Experts agree — stargazing at Lake Tahoe unlike any other location in the world
Special to the Sierra Sun
READ MORE IN TAHOE MAGAZINE
This story is adapted from the summer 2019 edition of Tahoe Magazine, a specialty publication of the Sierra Nevada Media Group. The magazine, which is packed with plenty of features and advertisements about all that the Tahoe-Truckee summer has to offer, is on newsstands now across Lake Tahoe, Truckee and Reno. Go to tahoemagazine.com to read it online, and be sure to pick up a copy today.
It’s no secret the lack of light pollution in the Tahoe Sierra makes it ideal for stargazing. It’s also a quiet, peaceful environment to connect with nature, whether you’re on a quiet sandy beach watching the light reflect off the lake or on top of a mountain looking up at the vast sky.
Many people come to Tahoe to go hiking, boating and mountain biking during the day, but there are adventure companies and astronomers who offer plenty of natural entertainment, too.
At Northstar California, Tahoe Star Tours (tahoestartours.com) Owner and Lead Astronomer Tony Berenden gives tours of the sky on Thursday and Saturday evenings, June-September, at the Dark Skies Cosmoarium.
Located in the Castle Peak parking lot at 6,400 feet, stargazers have the chance to look through high tech Celestron telescopes at constellations, planets and galaxies that are literally in another world.
“The lake is an awesome place to go see the stars,” Berenden says. “(Living up here) it’s so easy, but a lot of people who visit from Chicago, the Bay Area … major cities with a lot of light pollution don’t ever get to look up and see the stars. The neat thing about doing star shows outside is looking through these high-definition telescopes. You can get a great look at the moon and planets, see the details. You can look at deep space, into other galaxies, look at crispy spiral stars that are millions of light years away.
“People think there’s a sticker on the lens because the images are so vivid. You can see craters, mountains, shadows.”
He says one group came on a Tahoe Star Tour from South Korea and one person was so captivated by what he saw through the lens that he started crying.
“There’s a lot of light pollution (in Seoul) and in places like San Francisco,” Berenden says. “In San Francisco, you see a handful of stars, but up here you see close to a thousand, and counting the Milky Way, it’s more than that.”
Making for an unbelievable trip
Tahoe Star Tours has also teamed up with the Tahoe Adventure Company (tahoeadventurecompany.com) to give sunset tours on the lake and full moon paddles June-September.
“They supply kayaks and we go out there before twilight for an hour and then I’ll set up telescopes on the beach. I’ll do a talk, a poem and give information about what we’re looking at,” Berenden says.
One of his own favorite stars includes Achird, located within the Cassiopeia constellation, which is about 19 light years away.
“It’s a binary star and unique because it’s in the same spectral class as the sun, so it’s yellowish,” he says. “So, if you went 19 light years into space to it, that’s what the sun would look like to us.”
The Scorpio constellation is also another favorite, especially its gigantic red star in the middle that marks the heart.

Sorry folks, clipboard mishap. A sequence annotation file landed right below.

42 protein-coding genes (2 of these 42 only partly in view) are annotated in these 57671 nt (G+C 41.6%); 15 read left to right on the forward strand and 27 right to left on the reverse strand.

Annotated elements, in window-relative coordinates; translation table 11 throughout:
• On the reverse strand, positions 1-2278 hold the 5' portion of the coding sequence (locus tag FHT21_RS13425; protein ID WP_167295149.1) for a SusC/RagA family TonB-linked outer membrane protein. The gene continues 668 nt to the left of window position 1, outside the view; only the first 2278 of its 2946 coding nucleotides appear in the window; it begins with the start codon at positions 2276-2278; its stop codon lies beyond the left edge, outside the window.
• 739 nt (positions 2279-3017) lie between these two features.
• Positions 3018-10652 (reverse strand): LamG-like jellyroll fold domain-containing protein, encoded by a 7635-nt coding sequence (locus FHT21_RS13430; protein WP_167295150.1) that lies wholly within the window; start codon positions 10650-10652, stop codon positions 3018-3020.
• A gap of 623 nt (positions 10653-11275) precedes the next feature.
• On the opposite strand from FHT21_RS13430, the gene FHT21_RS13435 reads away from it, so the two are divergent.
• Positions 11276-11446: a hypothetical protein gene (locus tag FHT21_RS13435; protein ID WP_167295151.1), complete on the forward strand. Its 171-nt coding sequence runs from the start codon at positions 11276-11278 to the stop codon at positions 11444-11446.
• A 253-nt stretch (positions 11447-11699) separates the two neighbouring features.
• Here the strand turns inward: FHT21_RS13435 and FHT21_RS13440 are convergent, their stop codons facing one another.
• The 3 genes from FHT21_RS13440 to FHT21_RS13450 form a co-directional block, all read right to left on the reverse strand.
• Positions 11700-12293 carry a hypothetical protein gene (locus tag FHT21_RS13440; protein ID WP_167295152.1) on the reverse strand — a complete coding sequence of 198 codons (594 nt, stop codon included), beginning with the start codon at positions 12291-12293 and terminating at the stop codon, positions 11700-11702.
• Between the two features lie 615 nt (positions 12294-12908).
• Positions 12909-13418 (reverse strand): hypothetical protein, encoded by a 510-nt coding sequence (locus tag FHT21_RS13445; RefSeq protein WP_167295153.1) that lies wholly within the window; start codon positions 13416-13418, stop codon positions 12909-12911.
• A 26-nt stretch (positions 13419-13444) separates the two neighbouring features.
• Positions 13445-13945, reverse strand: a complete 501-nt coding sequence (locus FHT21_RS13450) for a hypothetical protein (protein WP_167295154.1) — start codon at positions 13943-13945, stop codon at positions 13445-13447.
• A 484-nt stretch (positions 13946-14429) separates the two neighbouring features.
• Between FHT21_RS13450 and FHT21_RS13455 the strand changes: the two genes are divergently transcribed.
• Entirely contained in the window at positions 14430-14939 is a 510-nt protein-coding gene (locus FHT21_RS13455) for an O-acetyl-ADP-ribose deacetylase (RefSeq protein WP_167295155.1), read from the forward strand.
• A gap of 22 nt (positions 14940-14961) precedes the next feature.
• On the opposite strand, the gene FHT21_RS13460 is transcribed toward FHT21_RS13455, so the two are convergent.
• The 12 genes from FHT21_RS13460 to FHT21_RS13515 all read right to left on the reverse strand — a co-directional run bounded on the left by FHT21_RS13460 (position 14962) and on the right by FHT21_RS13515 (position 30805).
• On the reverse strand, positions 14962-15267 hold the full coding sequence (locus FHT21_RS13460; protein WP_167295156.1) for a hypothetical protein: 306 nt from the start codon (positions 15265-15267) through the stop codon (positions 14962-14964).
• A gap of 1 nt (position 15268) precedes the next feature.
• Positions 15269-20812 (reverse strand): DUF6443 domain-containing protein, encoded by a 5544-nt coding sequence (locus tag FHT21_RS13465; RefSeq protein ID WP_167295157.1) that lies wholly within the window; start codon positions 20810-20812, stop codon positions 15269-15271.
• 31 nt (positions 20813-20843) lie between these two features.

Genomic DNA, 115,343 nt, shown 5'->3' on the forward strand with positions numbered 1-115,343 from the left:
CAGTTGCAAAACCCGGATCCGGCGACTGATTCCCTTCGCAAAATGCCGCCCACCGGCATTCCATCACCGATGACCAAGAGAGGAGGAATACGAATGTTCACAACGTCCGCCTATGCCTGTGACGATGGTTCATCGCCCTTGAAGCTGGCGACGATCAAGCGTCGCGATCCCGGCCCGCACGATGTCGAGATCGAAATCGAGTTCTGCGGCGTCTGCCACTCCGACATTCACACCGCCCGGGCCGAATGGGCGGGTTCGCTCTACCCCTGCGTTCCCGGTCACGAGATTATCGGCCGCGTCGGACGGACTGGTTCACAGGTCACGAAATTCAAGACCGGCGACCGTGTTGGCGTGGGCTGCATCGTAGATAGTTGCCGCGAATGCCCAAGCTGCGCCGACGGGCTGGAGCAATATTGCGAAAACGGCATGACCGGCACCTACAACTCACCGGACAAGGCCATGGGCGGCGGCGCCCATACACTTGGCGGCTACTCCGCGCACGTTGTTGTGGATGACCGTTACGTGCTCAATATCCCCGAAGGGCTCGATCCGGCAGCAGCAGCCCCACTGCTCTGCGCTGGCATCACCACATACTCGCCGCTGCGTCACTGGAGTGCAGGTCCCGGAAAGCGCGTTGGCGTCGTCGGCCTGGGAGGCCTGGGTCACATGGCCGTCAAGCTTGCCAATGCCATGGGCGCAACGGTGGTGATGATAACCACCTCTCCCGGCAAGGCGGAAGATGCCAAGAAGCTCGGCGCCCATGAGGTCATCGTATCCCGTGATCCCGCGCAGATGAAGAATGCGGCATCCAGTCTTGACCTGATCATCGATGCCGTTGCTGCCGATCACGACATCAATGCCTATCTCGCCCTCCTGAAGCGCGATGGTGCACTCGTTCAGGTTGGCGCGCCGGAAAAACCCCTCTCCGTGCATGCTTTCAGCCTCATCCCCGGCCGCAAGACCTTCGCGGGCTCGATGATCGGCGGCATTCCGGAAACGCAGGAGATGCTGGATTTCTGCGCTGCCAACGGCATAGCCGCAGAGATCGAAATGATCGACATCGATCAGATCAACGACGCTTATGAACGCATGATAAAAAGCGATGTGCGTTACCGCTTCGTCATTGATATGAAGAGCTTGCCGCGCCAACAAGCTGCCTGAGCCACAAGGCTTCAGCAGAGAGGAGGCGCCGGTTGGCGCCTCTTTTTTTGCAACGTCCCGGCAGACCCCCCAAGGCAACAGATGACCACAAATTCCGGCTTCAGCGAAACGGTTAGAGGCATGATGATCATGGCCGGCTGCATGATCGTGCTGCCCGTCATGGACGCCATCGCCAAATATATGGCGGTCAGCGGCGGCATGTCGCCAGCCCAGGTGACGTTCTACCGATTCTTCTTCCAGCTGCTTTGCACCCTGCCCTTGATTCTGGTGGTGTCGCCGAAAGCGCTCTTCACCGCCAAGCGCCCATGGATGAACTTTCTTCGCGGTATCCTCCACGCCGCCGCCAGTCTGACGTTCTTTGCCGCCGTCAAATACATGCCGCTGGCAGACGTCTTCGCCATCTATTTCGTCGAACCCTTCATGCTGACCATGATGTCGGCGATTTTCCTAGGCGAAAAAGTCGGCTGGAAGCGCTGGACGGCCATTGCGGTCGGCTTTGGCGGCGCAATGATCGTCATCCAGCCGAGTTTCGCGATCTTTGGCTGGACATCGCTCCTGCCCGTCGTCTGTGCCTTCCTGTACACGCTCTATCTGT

Berenden says that some of the biggest misconceptions that people have about the night sky is thinking that all of the stars are the same distance away.
“Also, people love to see meteor showers, but all that is are pieces of debris getting sucked up into the atmosphere, not falling stars,” he says.
As a stargazing destination, Berenden says that combining Lake Tahoe’s many outdoor activities with the dark skies creates a whole unique, memorable experience.
“People don’t just come here for the dark skies, they can come and stay at a 5-star hotel, go hiking, skiing,” he says. “When you combine what Tahoe has to offer with the dark skies, then that can make a Tahoe trip unbelievable. We’re very lucky on this planet that we have a very transparent atmosphere so when the sun goes down in the night sky you get one heck of a view.”
A different perspective
Whether it’s mountain biking, hiking in the backcountry, rock climbing or kayaking, Tahoe Jack’s has guides who are eager to give people a memorable adventure out in Tahoe’s wilderness.
As an adventure company that has been around for seven years, the outfitter employs about 6-10 guides whose sole mission it is to take people out to have a good time. In its “Moon and Star Adventures” packages, Tahoe Jack’s (tahoejacks.com) showcases the Tahoe nightscape to patrons through an overnight camping trip, or takes them out on kayaks in the calm water to get a panoramic, unfiltered view of the sky.
“We’re basically out there to take people out and show them a good time,” says Tahoe Jack’s Founder/Managing Director Chad Tranberg. “We throw out facts on Lake Tahoe, the natural history, talk about the wilderness (on the overnight hiking trips), point out different trees, talk about how Lake Tahoe was formed.
“When we go hiking further into the backcountry you can see the stars better.”
On the “Howl at the Moon” kayak adventure, Tahoe Jack’s typically launches from Cave Rock or Sand Harbor. On a clear night, Tahoe Jack’s guests can look up and see constellations like Orion’s Belt and the Big and Little Dippers while getting a little bit of a paddling workout in.
“There’s not a lot of light pollution out here because we’re not near any major cities, so we can see a lot more stars here. Most of the light pollution (in Tahoe) is coming from South Lake and even that’s not that bad compared to Sacramento or the Bay Area,” Tranberg adds. “The best part about going out at night is that no one else is out there — there are no boats flying by you, it’s really peaceful.”
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